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Doesn't she want the best for her child and do anything with humility in order to give the child a life of their own? What happens if the mother who is 90 now and the daughter is 65 if the mother should live to be 100? Who knows what physical condition the daughter will be in when she reaches mid 70's? Is this a generational thing that elderly mothers don't ask their sons for help if they have daughters? And then it is expected of the daughter or the mother will continue to manipulate and tell the daughter how horrible she is and that she didn't raise her right really laying it on heavy bringing the daughter to despair. I certainly don't want that for my son and refuse to be a burden to his family. Why can't older parents just realize that they had their life, however bad or good it was and give that same opportunity to her daughter? I am clueless. If I have to call Social Services to get her to realize what she is doing....well...that is absolutely the most desperate attempt in order to be free to begin a life of one's own.

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glornorth59, I've been reading your postings for over a year now and I see you still are living in your Mother's house, under her thumb.... at least your son, his girlfriend and their toddler have moved out as your son was becoming very threatening if you ever put your Mom into a continuing care home.

I remember you saying your brother doesn't help much at all... why should he, you're doing all the work... plus if he helps he will also be enabling your mother to keep thinking she can live in that big house until her final day, or until you drop over from a heart attack. Then Mom will go into senior housing to enjoy more years, making new friends, etc.

One time I read on the forums here where parents had given their son financial Power of Attorney.... the son had always been terrible with money, and their daughter was a CPA... go figure.

My Mom [97] is of the mindset that women shouldn't be doctors, attorneys, financial planners, sport announcers, etc. That they should be home having babies.
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I don't think mothers necessarily think caregiving is a woman's job, but they may feel that caregiving for mothers is a daughter's job. They may be more comfortable having a daughter's help than a son's, although I think a son would be roped into the same arrangement if there were no daughter available.

My own mother would ask my brother-in-law to do all the little maintenance jobs around the house, but my brother-in-law has been sick the last few months so those tasks have fallen on me as well. She would definitely drag him in to do the heavy lifting if she could, though!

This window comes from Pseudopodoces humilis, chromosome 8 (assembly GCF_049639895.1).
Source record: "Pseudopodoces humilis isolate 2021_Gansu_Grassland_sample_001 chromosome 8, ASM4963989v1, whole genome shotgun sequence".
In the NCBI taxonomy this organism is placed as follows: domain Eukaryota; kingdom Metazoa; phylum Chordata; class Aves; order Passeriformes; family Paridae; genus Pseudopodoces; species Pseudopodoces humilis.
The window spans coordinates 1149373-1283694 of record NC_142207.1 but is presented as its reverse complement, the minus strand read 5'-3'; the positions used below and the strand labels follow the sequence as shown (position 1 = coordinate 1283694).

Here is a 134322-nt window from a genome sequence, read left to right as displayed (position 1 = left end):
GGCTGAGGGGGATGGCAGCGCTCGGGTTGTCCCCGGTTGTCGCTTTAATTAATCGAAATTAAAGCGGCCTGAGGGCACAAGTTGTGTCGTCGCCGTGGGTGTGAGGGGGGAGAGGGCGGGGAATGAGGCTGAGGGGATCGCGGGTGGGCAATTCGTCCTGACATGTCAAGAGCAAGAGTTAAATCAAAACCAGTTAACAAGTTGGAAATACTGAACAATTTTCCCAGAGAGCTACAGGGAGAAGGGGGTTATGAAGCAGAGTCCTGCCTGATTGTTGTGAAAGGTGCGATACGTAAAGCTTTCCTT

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Good answers already, but I will just add that I think every woman understands that mother-daughter dynamics are like nothing else. There is a different relationship going on than mother-son, and daughters often hear a lot more criticism than sons.
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These are such good answers. I found myself nodding through both of them. I don't really know if the mothers who expect daughters to care for them really feel it is a woman's job. The same mothers may have never offered any help to their own parents.

glornorth, I have the same feelings as you. I came here when I was 57 to help with my mother and father. I'm 63 now and my mother may be with us a few more years. That means I'll be at a high-mortality age by the time she dies (if I live that long). All of my retirement years will have been spent doing this. That is a very depressing thought.
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In the same way that small children are ego-centric (only see their own little worlds), so with the elderly. They no longer see the big picture. It's up to YOU to get on with your life, once you arranged for your elder's care. You arrange. You don't have to 'do". They no longer command. If they demand, you laugh gently and say "oh, I couldn''t possibly do that".
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glornorth - I feel your pain. Or at least I understand it, and I used to feel it. The answer I came to is that elderly people grow more and more self-focused and less concerned about other people's cares and concerns, even their own children's. I also think old people tend to live every day as if it's their last, so they don't think about the future (including yours). They're concerned about getting their immediate needs (and desires) met. They develop a blind spot to other people's needs and desires, or any other reality.

My mother has become this way also, although she's not verbally abusive to me. I told her once that I expected to end my life in a nursing home because I don't have any kids to take care of me and she acted like she'd never considered that idea (and I'm sure she hasn't). I told her recently that I pay at least $8 in tolls each time I visit her and she acted like this was new information, even though she and I traveled the same road together many times before she moved there. She just doesn't think about anybody but herself anymore. Heck, last year she totally forgot my birthday. The idea that she should do something nice for my birthday, get me a nice gift or send me on a little cruise - she would never think of something like that. If it's not about her, it's not on her radar.

Yes, I feel the same way you do - she's had her life, and now she's stealing what's left of mine. I've stopped feeling bad that she can't see it because she can't. My focus now is on limiting the damages and trying to create the best life possible for myself, even given the situation with my mother.
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